Speaking of Ford, they also announced the electric Ford Mustang Mach E a few months back. It shocked (no pun intended) many people to see Ford put their highly cherished and successful Mustang name on an EV. But, the public reception has been quite strong. Just in the past week, there have been announcements coming out of Stellantis, the international conglomerate that owns Dodge, that they will be coming out with an electric Dodge Challenger. It is beginning to look like the return of the Muscle Car era of the 70s and should make you wonder if an electric Camaro could be that far behind?
It is way too early to try and call who will be the winners and losers in the electric car wars. But the competition will be fierce. And it is worth pointing out that not only is the technology inside cars changing, but the way they are sold is also changing. Along with most of the other new electric car manufacturers, Tesla will not be using the classic franchised dealer networks that we have all grown up with. They want to have company-owned "experience centers," connecting the customers directly to the dealers. Some companies are even exploring a subscription model, where you would subscribe for the use of a car for a period with all services included, but you would never actually own the vehicle! As Bob Dylan sang many years ago, The Times They Are a-Changin. It will be an exciting competition to watch.
Russian President Vladimir Putin said Friday it is "nonsense" that Russia and Japan have not concluded a peace treaty following World War II while criticizing Tokyo for repeatedly changing its position in relevant talks.
The territorial dispute over Russian-controlled, Tokyo-claimed islands off Japan's northernmost main island of Hokkaido has prevented the two nations from concluding a peace treaty.
Russia wants Japan to recognize that the four islands, known in Russia as the Southern Kurils and Japan as the Northern Territories, were legitimately acquired following Tokyo's surrender in 1945. Japan believes that the seizure was unlawful.
Speaking at an economic forum in Vladivostok, Putin also expressed his concern that U.S. forces may install a missile system on Japanese soil near its border with Russia if a peace accord is signed. Putin urged Japan to "ensure a peaceful future" where such a development would not be allowed.
The Three-tonne missile is designed to destroy underground facilities by penetrating tunnels to nullify nuclear launches effectively.
South Korea is in the final stages of developing a surface-to-surface ballistic missile with the same power as a tactical nuclear warhead. The country unveiled budget proposals to strengthen its defenses against North Korea.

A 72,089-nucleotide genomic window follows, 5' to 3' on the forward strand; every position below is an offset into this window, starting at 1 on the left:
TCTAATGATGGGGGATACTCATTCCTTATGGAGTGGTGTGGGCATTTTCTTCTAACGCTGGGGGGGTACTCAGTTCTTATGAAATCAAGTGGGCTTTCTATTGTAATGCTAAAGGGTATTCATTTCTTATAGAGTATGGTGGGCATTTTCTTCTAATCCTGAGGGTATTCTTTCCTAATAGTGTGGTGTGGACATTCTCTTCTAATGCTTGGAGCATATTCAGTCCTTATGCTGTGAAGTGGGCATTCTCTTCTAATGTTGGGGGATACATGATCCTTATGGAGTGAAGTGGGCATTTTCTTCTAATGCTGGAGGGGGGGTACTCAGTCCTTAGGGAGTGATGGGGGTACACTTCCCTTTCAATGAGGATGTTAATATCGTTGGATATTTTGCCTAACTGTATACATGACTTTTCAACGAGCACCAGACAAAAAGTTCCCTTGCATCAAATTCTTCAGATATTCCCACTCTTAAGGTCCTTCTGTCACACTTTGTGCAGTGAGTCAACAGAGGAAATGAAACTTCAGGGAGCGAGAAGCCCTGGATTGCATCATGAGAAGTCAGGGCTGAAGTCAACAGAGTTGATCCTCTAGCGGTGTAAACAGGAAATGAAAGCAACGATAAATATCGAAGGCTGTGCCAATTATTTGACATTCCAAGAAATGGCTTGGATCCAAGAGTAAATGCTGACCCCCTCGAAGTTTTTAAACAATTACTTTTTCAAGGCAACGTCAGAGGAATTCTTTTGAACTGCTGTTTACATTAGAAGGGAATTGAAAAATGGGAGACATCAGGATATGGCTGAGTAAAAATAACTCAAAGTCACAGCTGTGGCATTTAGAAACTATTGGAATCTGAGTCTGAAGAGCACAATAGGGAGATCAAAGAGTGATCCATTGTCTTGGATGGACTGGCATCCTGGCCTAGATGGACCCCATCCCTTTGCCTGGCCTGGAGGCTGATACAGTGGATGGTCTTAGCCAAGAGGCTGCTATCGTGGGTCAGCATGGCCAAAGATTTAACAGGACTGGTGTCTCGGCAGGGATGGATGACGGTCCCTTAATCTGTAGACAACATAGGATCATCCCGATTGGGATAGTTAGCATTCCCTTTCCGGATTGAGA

The new weapon has a range of 350 to 400 kilometers and can carry a warhead weighing up to three tonnes (217 to 248 miles). It can also reach all areas of North Korea if fired from near the inter-Korean border.
The missile is designed to destroy underground missile facilities and bases by penetrating underground tunnels, effectively nullifying nuclear and intercontinental ballistic missile (ICBM) launches.
The project moved forward following the removal of all US-imposed restrictions on missile development.
The ZyCoV-D vaccine heralds a wave of DNA vaccines for various diseases undergoing clinical trials worldwide.
India has approved a new COVID vaccine that uses circular DNA strands to prime the immune system against SARS-CoV-2.
Researchers have welcomed the news that the first DNA vaccine for humans has been approved anywhere globally, and they believe that many more DNA vaccines will follow suit soon.
In clinical trials, ZyCoV-D, which is administered through the skin without an injection, was found to be 67 percent protective against symptomatic COVID-19 and will most likely begin to be distributed in India this month.
ZyCoV-D contains circular strands of DNA known as plasmids, which encode the spike protein of SARS-CoV-2, together with a promoter sequence for turning the gene on.
Once the plasmids enter the nuclei of cells, they are converted into mRNA, which travels to the main body of the cell, the cytoplasm, and is translated into the spike protein itself.
World's Largest Triceratops Goes Under Hammer
In October, Big John, the largest known Triceratops skeleton, will go under the hammer at Drouot auction house in Paris. After the dinosaur's discovery in 2015 in the United States, it is now being assembled in an exhibition gallery in the French capital before public display on September 16.
Sixty-six million-year-old Big John roamed the lands of modern-day South Dakota. His eight-meter-long skeleton is more than 60 percent complete and includes a near-complete skull, measuring 2.62 meters in length and two meters wide. Paleontologists unearthed the first piece of bone in 2014.
The Drouot auction house estimates Big John's skeleton could fetch between €1.2 million and €1.5 million.
"I imagine there are about ten buyers worldwide for this kind of piece," said Alexandre Giquello, the auctioneer at Drouot.
"Usually buyers manifest a bit later, shortly before the auction, but here we have already noted a lot of interest," he said.